NTSB investigators may not have traveled in support of this investigation and used data provided by various sources to prepare this aircraft accident report.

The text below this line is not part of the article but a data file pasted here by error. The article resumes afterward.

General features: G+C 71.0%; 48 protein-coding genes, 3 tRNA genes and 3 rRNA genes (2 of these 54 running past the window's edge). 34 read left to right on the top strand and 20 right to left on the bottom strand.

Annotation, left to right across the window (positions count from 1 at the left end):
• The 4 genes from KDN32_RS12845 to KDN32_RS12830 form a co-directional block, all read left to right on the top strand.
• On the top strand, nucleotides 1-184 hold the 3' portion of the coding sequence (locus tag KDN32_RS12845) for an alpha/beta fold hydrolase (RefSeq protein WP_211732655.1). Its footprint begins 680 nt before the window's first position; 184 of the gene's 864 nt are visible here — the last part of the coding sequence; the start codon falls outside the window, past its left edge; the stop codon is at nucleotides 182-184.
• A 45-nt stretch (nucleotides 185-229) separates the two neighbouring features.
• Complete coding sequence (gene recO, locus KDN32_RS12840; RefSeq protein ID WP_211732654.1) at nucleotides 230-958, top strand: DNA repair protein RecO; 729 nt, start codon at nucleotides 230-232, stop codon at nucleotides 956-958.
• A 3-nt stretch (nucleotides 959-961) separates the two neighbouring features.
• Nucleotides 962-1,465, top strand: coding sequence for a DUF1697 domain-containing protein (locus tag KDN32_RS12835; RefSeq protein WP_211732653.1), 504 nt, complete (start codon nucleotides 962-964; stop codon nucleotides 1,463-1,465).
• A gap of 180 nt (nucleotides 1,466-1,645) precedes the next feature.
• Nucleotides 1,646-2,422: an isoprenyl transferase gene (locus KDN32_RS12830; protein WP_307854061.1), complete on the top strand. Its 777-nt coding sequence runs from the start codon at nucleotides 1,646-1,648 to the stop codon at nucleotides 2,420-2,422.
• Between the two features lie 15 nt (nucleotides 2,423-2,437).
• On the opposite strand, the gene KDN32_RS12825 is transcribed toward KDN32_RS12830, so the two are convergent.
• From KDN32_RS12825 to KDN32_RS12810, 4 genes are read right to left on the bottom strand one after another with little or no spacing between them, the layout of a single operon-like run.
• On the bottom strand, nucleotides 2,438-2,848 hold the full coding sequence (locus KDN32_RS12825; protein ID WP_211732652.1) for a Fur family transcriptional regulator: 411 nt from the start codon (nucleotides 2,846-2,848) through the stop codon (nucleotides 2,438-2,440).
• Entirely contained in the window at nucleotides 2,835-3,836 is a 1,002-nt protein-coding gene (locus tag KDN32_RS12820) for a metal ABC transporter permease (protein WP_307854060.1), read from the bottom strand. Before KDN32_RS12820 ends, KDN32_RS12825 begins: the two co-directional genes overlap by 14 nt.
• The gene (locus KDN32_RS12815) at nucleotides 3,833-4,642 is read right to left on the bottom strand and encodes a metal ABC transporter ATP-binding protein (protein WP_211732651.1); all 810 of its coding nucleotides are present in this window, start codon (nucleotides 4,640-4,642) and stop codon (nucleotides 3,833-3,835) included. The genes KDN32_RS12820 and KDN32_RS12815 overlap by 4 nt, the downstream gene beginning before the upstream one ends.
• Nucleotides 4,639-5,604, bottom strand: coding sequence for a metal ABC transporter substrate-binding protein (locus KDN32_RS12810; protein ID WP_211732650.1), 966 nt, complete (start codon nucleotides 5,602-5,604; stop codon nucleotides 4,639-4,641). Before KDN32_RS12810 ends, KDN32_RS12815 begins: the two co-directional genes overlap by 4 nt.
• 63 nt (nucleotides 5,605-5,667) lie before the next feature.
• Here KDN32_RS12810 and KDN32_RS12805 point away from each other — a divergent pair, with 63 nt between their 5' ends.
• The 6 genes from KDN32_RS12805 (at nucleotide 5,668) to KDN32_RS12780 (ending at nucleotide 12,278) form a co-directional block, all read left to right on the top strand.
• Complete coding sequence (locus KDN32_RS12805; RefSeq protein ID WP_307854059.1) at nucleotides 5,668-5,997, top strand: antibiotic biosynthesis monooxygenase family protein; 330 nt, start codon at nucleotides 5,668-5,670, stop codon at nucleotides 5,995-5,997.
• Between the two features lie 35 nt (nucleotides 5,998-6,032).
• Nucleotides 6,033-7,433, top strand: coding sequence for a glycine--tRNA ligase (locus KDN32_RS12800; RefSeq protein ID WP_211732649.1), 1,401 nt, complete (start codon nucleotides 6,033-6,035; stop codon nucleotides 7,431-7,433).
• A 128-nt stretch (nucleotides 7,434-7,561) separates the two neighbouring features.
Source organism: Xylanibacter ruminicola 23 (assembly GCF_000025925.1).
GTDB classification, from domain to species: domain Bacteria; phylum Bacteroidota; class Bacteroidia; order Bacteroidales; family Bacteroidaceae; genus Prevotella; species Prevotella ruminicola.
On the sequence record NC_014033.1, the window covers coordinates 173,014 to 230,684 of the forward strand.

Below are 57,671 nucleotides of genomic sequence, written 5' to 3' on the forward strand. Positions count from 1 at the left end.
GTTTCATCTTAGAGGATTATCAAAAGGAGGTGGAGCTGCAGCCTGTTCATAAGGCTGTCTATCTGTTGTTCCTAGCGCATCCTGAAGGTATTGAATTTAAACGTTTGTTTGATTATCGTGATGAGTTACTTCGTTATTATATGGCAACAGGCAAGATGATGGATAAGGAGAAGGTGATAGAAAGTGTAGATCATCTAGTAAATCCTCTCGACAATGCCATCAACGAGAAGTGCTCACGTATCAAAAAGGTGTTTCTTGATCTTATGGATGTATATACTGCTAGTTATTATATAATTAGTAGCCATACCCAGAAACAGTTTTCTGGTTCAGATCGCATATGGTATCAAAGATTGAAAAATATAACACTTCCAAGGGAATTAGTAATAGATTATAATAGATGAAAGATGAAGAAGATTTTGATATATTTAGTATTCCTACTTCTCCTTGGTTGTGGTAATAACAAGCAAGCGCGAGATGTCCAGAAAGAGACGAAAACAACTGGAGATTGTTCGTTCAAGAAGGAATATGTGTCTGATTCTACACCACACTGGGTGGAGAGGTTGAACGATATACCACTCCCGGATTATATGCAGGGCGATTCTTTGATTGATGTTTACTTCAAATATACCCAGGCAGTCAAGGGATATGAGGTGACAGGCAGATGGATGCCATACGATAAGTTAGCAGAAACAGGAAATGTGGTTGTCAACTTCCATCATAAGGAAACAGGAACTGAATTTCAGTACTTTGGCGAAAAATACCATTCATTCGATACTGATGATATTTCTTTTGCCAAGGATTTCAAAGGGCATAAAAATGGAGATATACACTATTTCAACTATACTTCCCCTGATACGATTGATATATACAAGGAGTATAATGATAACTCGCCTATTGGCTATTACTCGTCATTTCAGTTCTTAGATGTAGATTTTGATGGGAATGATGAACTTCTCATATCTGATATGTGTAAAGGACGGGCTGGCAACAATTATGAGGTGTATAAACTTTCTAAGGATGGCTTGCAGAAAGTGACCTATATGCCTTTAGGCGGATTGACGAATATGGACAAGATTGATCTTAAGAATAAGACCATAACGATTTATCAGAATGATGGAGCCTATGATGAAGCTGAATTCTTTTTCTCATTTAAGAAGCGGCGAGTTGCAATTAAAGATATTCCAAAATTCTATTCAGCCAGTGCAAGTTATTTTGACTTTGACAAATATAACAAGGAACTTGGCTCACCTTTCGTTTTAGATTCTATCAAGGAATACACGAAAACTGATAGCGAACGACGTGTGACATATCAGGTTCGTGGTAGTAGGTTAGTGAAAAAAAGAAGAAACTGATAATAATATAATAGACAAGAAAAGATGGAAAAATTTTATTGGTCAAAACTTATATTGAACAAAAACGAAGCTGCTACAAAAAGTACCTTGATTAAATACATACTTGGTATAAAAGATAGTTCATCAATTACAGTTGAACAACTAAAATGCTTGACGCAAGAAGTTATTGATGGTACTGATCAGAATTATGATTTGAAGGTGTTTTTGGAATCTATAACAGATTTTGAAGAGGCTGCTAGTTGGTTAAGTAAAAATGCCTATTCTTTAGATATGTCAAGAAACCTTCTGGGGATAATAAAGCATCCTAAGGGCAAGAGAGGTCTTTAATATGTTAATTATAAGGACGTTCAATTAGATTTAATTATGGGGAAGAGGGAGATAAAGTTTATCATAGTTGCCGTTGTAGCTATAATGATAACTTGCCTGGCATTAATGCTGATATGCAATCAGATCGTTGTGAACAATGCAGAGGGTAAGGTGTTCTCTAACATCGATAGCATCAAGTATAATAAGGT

After fueling the gyroplane, the private pilot and passenger embarked on a cross-country flight over rugged and mountainous terrain. The pilot reported that, as the gyroplane approached a ridge, about 200 ft above its peak, it encountered strong downdrafts and then descended into a box canyon. Unable to climb the gyroplane to clear terrain, the pilot guided it over a river at the base of the canyon until he could see a landing spot on the shore. As he approached the site and initiated the landing flare, the right wheel struck a boulder, and the gyroplane rolled over and then came to rest in the river. The canyon in which the gyroplane came to rest was at an elevation of about 7,300 ft mean sea level (msl), and the canyon walls rose about 1,000 ft above the accident site to the north and south. The gyroplane’s demonstrated maximum operating altitude was 10,000 ft, and the pilot’s intended flight route would have required clearing mountain peaks that were at an elevation of 8,200 ft msl.The pilot reported that there were no mechanical malfunctions or failures with the gyroplane. Local wind conditions, along with the rugged terrain, likely resulted in mechanical turbulence and strong downdrafts along the flight route, and it is likely that the weather conditions affected the gyroplane’s ability to achieve a positive climb rate. Given the weather conditions and the gyroplane’s maximum operating altitude of 10,000 ft, the pilot demonstrated improper judgment by attempting such a flight. The pilot stated that he could have avoided the accident if he had approached the mountain ridge at a higher altitude.The accident site was inaccessible to first responders, which resulted in the pilot’s blood being drawn about 5 hours following the accident. Toxicological testing revealed strong evidence that he had used marijuana at some point before the accident. Although he had no significant active drug (tetrahydrocannabinol [THC]) in his blood at the time it was drawn, it could not be determined how much THC was in this blood at the time of the accident. Therefore, it could not be determined if impairment due to marijuana use contributed to the pilot’s poor decision-making.